December was originally the 10th Month of the unreformed Roman Calendar, now the 12th. For the Christian Church, it’s the period preparing for the arrival of the Messiah into the World. For the Anglo-Saxons it is the month of Yule, the midwinter festival. In Welsh, Rhafgyr, the month of preparation (for the shortest day). In Gaelic, An Mios (or Dudlach or an Dubhlachd) – the Darkness.
For a closer look at the month, I’m turning to the 15th Century Kalendar of Shepherds. Its illustration (see above) for December shows an indoor scene, and is full of warmth as the bakers bake pies and cakes for Christmas. Firewood has been collected, and the Goodwife is bringing something in from the Garden. The stars signs are Sagittarius and Capricorn.
The Venerable Bede has an interesting story (reported in ‘Winters in the World’ by Eleanor Parker) in which a Pagan, contemplating converting to Christianity, talks about a sparrow flying into a warm, convivial Great Hall, from the bitter cold winter landscape. The sparrow enjoys this warmth, but flies straight out, back into the cold Darkness. Human life is like this brief period in the light, warm hall, preceded and followed by cold, unknown darkness. If Christianity, can offer some certainty as to what happens in this darkness, then it’s worth considering.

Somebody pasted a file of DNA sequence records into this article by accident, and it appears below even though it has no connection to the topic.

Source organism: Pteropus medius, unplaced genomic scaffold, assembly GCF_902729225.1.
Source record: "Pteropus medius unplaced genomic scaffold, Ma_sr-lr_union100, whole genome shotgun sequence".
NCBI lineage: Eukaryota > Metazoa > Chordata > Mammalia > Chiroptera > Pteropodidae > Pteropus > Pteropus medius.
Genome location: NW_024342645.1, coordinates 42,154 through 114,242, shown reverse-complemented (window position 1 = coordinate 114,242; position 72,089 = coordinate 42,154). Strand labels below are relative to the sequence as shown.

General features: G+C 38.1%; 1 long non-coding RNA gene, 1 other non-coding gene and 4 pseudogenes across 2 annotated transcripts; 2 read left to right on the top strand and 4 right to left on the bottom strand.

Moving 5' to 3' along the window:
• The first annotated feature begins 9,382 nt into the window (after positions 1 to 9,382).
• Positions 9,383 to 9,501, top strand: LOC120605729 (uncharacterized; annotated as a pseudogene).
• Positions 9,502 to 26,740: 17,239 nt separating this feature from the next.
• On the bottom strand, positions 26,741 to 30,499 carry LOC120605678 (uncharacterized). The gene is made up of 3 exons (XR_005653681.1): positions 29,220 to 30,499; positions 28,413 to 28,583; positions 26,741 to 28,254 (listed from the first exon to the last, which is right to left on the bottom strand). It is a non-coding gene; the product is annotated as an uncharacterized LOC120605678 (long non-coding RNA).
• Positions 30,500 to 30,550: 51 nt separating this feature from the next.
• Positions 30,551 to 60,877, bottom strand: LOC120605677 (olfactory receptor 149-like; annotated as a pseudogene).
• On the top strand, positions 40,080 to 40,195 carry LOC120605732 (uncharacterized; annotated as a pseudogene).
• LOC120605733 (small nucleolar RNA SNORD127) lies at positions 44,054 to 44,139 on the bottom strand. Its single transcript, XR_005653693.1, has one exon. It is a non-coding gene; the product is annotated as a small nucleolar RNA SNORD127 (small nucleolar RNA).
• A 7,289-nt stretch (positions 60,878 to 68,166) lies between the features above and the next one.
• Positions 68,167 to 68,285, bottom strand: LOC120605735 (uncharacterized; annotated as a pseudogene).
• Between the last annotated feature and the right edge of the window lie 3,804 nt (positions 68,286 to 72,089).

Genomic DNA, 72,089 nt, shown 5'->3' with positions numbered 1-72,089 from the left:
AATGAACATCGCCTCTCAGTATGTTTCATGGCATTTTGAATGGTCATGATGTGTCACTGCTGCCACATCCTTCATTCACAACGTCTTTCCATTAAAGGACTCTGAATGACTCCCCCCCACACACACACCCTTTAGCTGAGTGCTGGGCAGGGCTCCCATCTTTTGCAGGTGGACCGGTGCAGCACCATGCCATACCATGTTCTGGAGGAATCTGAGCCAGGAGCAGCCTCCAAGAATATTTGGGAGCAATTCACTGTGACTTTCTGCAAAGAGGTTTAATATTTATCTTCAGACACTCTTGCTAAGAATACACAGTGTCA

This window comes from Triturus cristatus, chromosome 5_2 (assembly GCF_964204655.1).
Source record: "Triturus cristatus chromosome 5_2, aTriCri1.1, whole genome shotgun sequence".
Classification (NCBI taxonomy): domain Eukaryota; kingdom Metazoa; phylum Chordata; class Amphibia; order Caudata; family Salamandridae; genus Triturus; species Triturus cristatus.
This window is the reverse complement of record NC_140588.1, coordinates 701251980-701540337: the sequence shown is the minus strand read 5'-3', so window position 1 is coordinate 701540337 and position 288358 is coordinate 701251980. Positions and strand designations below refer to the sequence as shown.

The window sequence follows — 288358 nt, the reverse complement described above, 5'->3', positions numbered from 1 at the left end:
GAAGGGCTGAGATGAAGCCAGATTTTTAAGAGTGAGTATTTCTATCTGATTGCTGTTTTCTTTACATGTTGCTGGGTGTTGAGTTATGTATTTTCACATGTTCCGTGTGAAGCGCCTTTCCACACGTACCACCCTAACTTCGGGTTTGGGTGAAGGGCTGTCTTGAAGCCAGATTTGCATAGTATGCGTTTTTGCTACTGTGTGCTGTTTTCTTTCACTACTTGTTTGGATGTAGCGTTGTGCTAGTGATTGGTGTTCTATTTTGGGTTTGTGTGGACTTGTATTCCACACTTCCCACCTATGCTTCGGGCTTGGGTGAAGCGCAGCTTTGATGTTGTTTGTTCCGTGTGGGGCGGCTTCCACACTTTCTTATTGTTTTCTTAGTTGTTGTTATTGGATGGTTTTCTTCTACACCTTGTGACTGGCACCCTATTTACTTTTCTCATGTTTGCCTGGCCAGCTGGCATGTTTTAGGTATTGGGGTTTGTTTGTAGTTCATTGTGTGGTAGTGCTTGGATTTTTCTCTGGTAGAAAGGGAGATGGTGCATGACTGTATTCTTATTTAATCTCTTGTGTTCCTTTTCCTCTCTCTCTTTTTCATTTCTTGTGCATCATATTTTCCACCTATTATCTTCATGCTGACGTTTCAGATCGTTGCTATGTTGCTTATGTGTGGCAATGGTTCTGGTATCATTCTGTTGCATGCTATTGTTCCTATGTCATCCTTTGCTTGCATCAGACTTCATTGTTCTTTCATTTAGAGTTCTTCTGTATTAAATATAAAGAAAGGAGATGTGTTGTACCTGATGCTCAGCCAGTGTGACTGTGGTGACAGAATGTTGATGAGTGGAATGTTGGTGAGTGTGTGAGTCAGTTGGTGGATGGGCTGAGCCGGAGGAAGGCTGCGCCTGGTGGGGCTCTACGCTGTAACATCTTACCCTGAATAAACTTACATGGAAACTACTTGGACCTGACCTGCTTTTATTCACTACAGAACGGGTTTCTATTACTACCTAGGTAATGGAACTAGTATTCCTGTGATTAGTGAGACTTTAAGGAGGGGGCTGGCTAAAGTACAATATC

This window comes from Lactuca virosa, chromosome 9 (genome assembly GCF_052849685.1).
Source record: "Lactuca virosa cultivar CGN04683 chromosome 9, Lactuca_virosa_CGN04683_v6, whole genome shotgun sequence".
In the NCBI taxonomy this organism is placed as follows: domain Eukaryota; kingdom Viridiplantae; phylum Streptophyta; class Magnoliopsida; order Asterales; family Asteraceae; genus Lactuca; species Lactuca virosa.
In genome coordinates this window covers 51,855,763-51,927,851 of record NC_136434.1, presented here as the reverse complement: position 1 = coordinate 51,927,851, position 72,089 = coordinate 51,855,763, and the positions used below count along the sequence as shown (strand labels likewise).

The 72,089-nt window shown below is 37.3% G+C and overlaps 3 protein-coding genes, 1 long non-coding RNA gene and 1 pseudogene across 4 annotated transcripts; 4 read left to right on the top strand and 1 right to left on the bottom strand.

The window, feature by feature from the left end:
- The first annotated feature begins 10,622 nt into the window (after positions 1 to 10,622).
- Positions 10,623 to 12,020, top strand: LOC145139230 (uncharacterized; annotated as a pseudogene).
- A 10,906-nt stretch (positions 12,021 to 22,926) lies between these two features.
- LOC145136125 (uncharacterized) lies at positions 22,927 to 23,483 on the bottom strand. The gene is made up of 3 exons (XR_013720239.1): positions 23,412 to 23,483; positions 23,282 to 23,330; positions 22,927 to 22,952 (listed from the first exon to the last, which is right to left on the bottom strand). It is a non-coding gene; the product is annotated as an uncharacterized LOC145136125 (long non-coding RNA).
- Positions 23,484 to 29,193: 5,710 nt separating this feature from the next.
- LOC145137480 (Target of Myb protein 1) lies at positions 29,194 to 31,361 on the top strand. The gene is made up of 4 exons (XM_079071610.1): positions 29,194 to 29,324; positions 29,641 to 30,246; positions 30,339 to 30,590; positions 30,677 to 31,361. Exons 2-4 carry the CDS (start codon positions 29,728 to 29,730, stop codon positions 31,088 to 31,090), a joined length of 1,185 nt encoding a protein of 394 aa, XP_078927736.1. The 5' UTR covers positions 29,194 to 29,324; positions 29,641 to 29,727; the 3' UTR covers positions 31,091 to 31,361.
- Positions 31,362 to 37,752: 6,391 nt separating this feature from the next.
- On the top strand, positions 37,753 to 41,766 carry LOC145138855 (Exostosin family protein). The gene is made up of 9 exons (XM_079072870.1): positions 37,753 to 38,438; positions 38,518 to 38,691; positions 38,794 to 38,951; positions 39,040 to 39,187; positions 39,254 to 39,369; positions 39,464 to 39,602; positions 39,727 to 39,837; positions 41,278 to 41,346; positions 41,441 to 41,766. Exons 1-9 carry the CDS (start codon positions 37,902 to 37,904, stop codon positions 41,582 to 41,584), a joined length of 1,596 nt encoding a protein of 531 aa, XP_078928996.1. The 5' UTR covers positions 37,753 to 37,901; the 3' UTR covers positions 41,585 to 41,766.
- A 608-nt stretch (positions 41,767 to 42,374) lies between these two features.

This contrast between the warm inside and the cold exterior is mirrored in Neve’s Almanack of 1633 who sums up December thus:
This month, keep thy body and head from cold: let thy kitchen be thine Apothecary; warm clothing thy nurse; merry company thy keepers, and good hospitality, thine Exercise.
Quoted in ‘the Perpetual Almanack of Folklore’ by Charles Kightly
The Kaledar of Shepherds text below gives a vivid description of December weather and then elaborates on the last six years of a man’s life, with hair going white, body ‘crooked and feeble’. The conceit here is that there are twelve months of the year, and a man’s lot of ‘Six score years and ten’ is allocated six years to each month. So December is not just about the 12th Month of the Year but also the last six years of a person’s allotted span. The piece allows the option of living beyond 72, ‘and if he lives any more, it is by his good guiding and dieting in his youth.’ Good advice, as we now know. But living to 100 is open to but few.
The longer description of December (shown below) by Breton in 1626 gives a detailed look at the excesses of Christmas, who is on holiday, and who working particularly hard. But it concludes it is a costly month.
The Kalendar was printed in 1493 in Paris and provided ‘Devices for the 12 Months.’ I’m using a modern (1908) reconstruction of it using wood cuts from the original 15th Century version and adding various text from 16th and 17th Century sources. (Couplets by Tusser ‘Five Hundred Parts of Good Husbandrie 1599, and text descriptions of the month from Nicholas Breton’s ‘Fantasticks of 1626. This provides an interesting view of what was going on in the countryside every month.
Gervase Markham in his ‘The English Husbandman’ of 1635 provides instructions on how:
To take Eels in Winter, Make a long bottle or tube of Hay, wrapped about Willow boughs, and having guts or garbage in the middles. Which being soaked in the deep water by the river side, after two or three days the eels will be in it and you may tread them out with your feet.